I am bad, sad, mad. I am not happy. I am not fine. I am bad, sad, mad. I was the same way yesterday, and the day before that. I will probably be like this tomorrow, but maybe not next week. Who knows?
I am bad. There is a boy in one of my classes which meets once a week, and each time he speaks, my organs curl into and onto and over themselves, and my body becomes a ball of hibernating snakes, vibrating venom. And when this boy speaks, I spit, “I hate this. I hate this. I hate this” into my desk, just audibly enough for the people next to me to hear.
I am sad. I want to cry, again, for the third time today. I wish I could twist my sadness into something more poetic. After all, three is a Biblical number, maybe there’s a greater significance. But I’m just writing this at night, while I stare out across Center City in the distance, and it’s dark, but I can’t see the moon, and there’s a cavern in my chest or maybe it’s a vortex, because my best friend feels infinitely far away and unreachable. I wish it were more poetic, but it’s not.
I am mad. I am so fucking angry. There’s a tornado of bees inside of my lungs and I can’t breathe, but every time I open my mouth, a torrent of chaos threatens to pour out. My body is constantly in motion because of all these bees I’ve accidentally swallowed. I’m allergic to bees. Help me, please.
I am bad. I am not going to respond to your text, although I know you love me. I can’t write anymore. My fingers have been chomped off by the invisible monsters who terrorize me and I am bleeding out.
I’m lying. I retain ownership of all of my fingers. My blood is safe in my veins, but I still won’t text you back.
I am sad. I cried today, alone in my office. That is how I know my sadness isn’t poetic or tragically beautiful. My tears are the wasted, mundane, commonplace tears of a tired intern. Today at work I made copies on the heavy industrial machine in the back room where no one goes besides me, and occasionally the man who stands too close to me. The hot paper I made copies on smelled like tea, and I briefly thought about how much paper is in our cheap, Lipton tea bags, used as filler. We poisoned our tea with too much paper, you and me. And we knew what we were doing, we put the paper in ourselves.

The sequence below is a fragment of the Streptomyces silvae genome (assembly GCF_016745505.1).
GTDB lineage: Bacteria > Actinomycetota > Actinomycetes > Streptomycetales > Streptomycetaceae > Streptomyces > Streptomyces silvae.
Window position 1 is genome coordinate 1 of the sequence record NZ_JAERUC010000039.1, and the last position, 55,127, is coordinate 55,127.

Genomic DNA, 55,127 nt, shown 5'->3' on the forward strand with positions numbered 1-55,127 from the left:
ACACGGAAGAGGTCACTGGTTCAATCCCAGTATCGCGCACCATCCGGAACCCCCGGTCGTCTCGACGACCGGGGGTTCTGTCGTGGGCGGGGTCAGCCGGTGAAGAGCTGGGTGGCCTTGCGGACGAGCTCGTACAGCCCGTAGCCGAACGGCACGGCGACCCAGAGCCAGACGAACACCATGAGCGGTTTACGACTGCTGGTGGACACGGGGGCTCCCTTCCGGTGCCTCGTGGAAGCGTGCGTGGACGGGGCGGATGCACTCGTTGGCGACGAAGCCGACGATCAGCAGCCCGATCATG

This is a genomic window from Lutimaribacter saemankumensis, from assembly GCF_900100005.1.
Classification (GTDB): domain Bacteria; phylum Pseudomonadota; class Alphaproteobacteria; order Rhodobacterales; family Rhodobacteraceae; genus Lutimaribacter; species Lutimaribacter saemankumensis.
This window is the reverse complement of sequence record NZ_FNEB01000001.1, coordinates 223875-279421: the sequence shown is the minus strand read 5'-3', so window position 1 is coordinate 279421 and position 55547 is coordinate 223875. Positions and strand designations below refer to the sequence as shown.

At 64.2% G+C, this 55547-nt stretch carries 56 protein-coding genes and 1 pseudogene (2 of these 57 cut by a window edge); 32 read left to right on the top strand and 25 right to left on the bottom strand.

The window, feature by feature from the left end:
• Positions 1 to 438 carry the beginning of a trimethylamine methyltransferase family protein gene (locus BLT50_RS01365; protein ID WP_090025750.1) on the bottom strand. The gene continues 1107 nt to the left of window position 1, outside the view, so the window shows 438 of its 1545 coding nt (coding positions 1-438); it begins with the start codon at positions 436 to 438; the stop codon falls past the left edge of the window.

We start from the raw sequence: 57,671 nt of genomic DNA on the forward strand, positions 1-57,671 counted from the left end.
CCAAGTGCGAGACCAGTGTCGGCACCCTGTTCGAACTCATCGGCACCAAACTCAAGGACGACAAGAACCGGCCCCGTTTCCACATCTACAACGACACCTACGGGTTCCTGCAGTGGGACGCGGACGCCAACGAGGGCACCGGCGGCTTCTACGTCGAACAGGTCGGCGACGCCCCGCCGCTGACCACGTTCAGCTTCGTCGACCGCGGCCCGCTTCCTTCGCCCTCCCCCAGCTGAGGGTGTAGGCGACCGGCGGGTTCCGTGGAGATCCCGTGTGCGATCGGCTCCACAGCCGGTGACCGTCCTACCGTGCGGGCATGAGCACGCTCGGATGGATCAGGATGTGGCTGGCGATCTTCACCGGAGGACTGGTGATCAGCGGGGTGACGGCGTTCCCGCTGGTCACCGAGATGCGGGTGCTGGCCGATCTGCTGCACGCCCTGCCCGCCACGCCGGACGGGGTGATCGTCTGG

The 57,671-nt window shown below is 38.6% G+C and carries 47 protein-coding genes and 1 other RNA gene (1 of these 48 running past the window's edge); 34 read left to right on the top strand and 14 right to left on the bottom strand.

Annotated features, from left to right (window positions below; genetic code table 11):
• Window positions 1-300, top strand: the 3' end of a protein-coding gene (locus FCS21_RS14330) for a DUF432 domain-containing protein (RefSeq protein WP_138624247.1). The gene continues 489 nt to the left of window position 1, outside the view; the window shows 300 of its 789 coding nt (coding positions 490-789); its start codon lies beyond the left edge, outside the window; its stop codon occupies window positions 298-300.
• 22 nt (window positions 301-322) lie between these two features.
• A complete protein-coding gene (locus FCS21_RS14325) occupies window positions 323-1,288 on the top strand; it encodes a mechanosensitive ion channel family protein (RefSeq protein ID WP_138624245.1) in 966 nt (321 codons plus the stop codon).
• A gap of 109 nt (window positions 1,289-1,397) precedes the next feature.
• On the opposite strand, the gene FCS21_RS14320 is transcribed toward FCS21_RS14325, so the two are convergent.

I am mad, like the British definition, the noun meaning mentally ill or insane. You can’t poison tea with paper. We’d all be dead if that were true. Littering tea is a stupid metaphor for what we did anyway. Littering is not as permanent as the mistakes we made, the mistakes you made with me.
I am bad, as in not good, not well. I think my soul is sick. Is that poetry?
I am sad, but my explanations for why are all exhausted, as are my descriptions.
I am mad. I am furious. It is your fault.
I am bad. Don’t tell my mother. She’ll be disappointed.
I am sad.
I am mad. I am banging my head and my fists through tabletops and I am screaming until my throat is so dry that cobwebs cover my vocal chords.
Storm clouds and angry words, I am choking and drowning on the same body of water.
I am afraid.
I do not know what these feelings are; I do not know what to do with them. They jiggle around inside the cardboard box that you shoved into my chest when you did not know how to help me and you packaged up my feelings neatly with duct tape and left them alone. They want out.
You, shadowy figure who shaped me, and then let people play tug-of-war with my arms and legs while you refereed. It took me too long to realize that you were standing there, letting this happen.
You shaped me and I love you for that, but I hate everyone else. I don’t think that is ok. Please tell me if that is ok.
And now you’re gone, and I don’t know what remains and I am afraid to open the cardboard box we let go untouched in my chest, mutually, even though you were the one who put it there.
It is weird.